"He could go from being totally fine to turning blue sometimes — not even kidding — in 30 seconds," says Garrett's mother, Natalie Peterson, 25, of Layton, Utah. "It was so fast. It was really scary."

The particular assortment of microbes in the digestive system may be an important factor in the inflammatory bowel condition known as Crohn's disease.

Research involving more than 1,500 patients found that people with Crohn's disease had less diverse populations of gut microbes.

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A new blood test offers pregnant women a safe and much more accurate way to screen for Down syndrome.

A study that evaluated the test in 1,914 pregnancies found that the test, which checks DNA, produces far fewer false alarms than the current screening techniques.

A panel of government advisers has expressed serious concerns about a controversial proposal to allow scientists to try to make babies using eggs that have been genetically altered to include DNA from another woman.

Members of the Food and Drug Administration panel said they were worried that not enough research has been done to know whether the experiments would be safe.

This year's flu season is hitting younger and middle-aged adults unusually hard, federal health officials say.

More than 60 percent of flu patients who ended up in the hospital this year have been between the ages of 18 and 64. The proportion of young people among the hospitalized is much higher than usual, according to the federal Centers for Disease Control and Prevention. Only about 35 percent of flu patients who were hospitalized in the previous three years fell into that age group, the CDC says.

Ten years ago Dennis Sorensen was setting off fireworks to celebrate New Year's Eve with his family in Denmark when something terrible happened.

"Unfortunately one of the rockets we had this evening was not good and when we light it then it just blew up and, yeah, my hand was, was not that good anymore," says Sorensen.

When it comes to persuading teenagers not to smoke, you have to think short-term, the Food and Drug Administration says.

"While most teens understand the serious health risks associated with tobacco use, they often don't believe the long-term consequences will ever apply to them," FDA Commissioner Margaret Hamburg told reporters Monday before unveiling the agency's first-ever anti-smoking campaign.

A lot of parents like to think their kids will simply outgrow baby fat. But the risk of becoming a severely overweight adult can actually start as early as kindergarten, research suggests.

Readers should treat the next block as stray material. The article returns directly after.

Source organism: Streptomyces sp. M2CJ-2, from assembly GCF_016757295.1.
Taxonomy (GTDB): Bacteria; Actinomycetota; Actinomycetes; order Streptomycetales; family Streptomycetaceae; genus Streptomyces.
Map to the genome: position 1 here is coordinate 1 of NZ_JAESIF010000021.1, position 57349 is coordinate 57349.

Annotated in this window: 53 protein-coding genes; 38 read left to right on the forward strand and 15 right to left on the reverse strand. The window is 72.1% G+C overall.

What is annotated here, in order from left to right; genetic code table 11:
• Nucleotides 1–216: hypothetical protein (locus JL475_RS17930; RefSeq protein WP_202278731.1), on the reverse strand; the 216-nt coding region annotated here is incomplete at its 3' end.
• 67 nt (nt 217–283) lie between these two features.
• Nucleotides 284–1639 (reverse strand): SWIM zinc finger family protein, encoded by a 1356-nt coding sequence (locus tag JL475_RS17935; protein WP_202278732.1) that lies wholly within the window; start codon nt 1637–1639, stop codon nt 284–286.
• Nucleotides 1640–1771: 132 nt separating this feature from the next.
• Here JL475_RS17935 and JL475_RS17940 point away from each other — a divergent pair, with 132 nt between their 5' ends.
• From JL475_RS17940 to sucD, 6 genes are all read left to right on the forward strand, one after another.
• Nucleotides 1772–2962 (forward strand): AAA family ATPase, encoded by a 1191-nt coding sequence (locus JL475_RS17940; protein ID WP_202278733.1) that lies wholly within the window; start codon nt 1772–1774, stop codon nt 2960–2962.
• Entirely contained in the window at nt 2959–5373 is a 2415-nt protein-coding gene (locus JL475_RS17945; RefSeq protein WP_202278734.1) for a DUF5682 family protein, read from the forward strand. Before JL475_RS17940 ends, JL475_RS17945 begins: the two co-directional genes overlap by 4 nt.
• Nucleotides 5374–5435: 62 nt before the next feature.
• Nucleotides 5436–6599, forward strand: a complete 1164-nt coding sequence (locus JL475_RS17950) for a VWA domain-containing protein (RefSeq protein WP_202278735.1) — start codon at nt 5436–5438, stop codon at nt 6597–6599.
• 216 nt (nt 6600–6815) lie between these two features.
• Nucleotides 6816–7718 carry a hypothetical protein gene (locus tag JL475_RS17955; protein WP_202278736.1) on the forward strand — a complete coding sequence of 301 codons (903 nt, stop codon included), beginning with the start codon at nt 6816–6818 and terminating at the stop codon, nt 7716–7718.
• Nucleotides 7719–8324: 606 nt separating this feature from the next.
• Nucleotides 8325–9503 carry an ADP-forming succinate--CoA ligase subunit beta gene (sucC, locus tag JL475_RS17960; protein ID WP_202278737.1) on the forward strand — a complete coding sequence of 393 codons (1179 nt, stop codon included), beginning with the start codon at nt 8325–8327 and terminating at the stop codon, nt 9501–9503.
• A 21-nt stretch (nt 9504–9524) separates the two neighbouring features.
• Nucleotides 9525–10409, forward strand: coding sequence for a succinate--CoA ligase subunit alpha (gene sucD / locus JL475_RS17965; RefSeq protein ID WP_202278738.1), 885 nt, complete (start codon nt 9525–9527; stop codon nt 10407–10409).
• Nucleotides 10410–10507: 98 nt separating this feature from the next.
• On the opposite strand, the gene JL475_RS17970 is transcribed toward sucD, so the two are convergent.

"As parents, as a society, as clinicians, we need to think about a healthy weight really early on," says Solveig Cunningham, who led the study. But that doesn't mean putting young children on calorie-restricted diets.

When Melissa Shenewa and her husband imagined their first weeks with their new baby, they pictured hours of cuddling. Instead, they're enduring hours of inconsolable crying.

Their 6-week-old son, Aladdin, is a colicky baby. He cries for hours, usually in the middle of the night. They've tried everything they could think of. Nothing helps.

"Being a parent when your child is screaming in pain for hours on end and there's nothing you can do, you feel helpless," says Shenewa, 24, who lives in Houston. "You feel like you're not a good parent."

Could the microbes that inhabit our guts help explain that old idea of "gut feelings?" There's growing evidence that gut bacteria really might influence our minds.

"I'm always by profession a skeptic," says Dr. Emeran Mayer, a professor of medicine and psychiatry at the University of California, Los Angeles. "But I do believe that our gut microbes affect what goes on in our brains."

Here's possible solace for parents who are up at night with a baby who gets sick all the time: There appears to be a good reason why infant immune systems don't fight off germs.

A newborn's immune system is deliberately not doing battle with every germ that comes along so that "good" microbes have a chance to settle in, researchers say. That explanation is at odds with the widely held belief that those new immune systems are just too weak to do the job.

The next time you look in a mirror, think about this: In many ways you're more microbe than human. There are 10 times more cells from microorganisms like bacteria and fungi in and on our bodies than there are human cells.

Scientists increasingly think that these microorganisms have a huge influence on our health. Without them, our bodies don't seem to do as well. We don't seem to be as healthy and might actually get sick more often.

After spending months working on a series of stories about the trillions of friendly microbes that live in and on our bodies, I decided it might be interesting to explore my own microbiome.

So I pulled out my credit card and paid the $99 needed to sign up for the American Gut Project, one of a couple of "citizen science" or crowdsourced microbiome projects.